Beneficiary without my own will

UPDATED: May 18, 2009

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Beneficiary without my own will

I have been informed by the executor of a deceased relative’s estate that I am beneficiary. I’m married and my husband is already deciding how the money should be used and I disagree. I intend to keep the money in my name only. I intend to see a financial advisor and also make a will so that my children will benefit from this money if I should pre-decease my husband. Is it possible or advisable for me to make a will with a provision for money that I have not yet received, or should I wait until I’ve received it? If I died before I received the money who would get the money?

Asked on May 18, 2009 under Estate Planning, Colorado


L.M., Member, California Bar / FreeAdvice Contributing Attorney

Answered 13 years ago | Contributor

The money you inherit is yours alone, and if you wish it to remain so, it is a good idea to put it into a separate account with your name only.  You may include it in your will by saying something like, "any and all money inherited by me during my lifetime goes to my children equally", and specify the account or the bank where the money will be located.  If you die before you received the money, it would go to the alternate beneficiary specified in your deceased relative's will.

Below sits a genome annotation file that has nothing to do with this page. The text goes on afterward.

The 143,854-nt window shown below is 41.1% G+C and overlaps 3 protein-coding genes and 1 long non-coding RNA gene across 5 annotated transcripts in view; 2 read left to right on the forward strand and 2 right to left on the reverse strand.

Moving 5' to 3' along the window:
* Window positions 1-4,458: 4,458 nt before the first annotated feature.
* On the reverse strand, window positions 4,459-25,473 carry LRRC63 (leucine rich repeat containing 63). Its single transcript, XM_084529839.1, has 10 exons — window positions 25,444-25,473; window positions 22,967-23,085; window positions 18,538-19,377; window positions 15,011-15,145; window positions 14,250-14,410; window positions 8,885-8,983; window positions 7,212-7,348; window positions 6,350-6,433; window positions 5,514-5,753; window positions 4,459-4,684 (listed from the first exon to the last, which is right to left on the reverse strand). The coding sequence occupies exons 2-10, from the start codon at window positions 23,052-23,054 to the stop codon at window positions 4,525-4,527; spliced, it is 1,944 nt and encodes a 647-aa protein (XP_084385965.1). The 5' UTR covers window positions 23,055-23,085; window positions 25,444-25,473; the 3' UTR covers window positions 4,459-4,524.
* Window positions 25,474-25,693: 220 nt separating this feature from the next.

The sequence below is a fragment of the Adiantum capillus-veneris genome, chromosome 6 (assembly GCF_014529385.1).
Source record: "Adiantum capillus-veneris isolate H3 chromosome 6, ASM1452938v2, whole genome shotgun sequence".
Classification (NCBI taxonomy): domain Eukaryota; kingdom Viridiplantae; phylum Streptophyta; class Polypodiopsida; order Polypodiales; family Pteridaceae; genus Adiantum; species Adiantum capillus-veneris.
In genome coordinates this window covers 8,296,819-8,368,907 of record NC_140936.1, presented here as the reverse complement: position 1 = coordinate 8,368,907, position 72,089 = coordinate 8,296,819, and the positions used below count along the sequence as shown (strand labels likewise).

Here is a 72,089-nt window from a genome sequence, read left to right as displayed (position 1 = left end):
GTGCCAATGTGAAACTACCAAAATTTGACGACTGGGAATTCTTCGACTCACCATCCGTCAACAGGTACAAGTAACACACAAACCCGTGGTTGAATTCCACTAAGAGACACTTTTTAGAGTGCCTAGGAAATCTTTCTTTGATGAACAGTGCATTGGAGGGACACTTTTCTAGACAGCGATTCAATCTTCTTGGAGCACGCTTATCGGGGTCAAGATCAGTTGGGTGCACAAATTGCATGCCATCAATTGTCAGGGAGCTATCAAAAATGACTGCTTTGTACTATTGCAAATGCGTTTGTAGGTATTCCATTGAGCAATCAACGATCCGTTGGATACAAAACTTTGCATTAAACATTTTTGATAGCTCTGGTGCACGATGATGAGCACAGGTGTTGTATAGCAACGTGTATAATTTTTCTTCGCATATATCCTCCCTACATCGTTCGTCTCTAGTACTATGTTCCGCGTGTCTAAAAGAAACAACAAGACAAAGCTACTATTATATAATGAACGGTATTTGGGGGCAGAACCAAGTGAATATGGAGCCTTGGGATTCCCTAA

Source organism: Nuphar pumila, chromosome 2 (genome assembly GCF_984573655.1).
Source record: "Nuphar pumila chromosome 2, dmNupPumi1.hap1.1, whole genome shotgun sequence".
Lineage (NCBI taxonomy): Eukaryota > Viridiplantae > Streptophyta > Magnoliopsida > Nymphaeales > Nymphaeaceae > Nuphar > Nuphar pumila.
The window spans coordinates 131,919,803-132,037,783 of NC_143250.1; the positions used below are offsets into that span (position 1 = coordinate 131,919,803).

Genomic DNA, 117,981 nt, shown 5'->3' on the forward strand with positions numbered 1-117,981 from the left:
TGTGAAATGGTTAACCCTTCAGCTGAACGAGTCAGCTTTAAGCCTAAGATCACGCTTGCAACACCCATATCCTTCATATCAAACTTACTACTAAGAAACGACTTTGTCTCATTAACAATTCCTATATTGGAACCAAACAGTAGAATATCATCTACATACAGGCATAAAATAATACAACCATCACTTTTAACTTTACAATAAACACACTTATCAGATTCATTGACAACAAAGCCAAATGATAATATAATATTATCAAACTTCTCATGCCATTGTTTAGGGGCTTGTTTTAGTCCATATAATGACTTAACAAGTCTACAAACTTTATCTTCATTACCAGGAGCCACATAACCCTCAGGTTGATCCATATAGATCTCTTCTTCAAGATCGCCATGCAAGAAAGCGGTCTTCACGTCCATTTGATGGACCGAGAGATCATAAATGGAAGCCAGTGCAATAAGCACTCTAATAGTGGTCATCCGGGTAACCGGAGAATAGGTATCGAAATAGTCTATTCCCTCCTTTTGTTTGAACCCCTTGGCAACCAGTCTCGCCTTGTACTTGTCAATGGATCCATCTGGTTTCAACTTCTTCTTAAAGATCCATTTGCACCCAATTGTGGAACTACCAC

IMPORTANT NOTICE: The Answer(s) provided above are for general information only. The attorney providing the answer was not serving as the attorney for the person submitting the question or in any attorney-client relationship with such person. Laws may vary from state to state, and sometimes change. Tiny variations in the facts, or a fact not set forth in a question, often can change a legal outcome or an attorney's conclusion. Although has verified the attorney was admitted to practice law in at least one jurisdiction, he or she may not be authorized to practice law in the jurisdiction referred to in the question, nor is he or she necessarily experienced in the area of the law involved. Unlike the information in the Answer(s) above, upon which you should NOT rely, for personal advice you can rely upon we suggest you retain an attorney to represent you.

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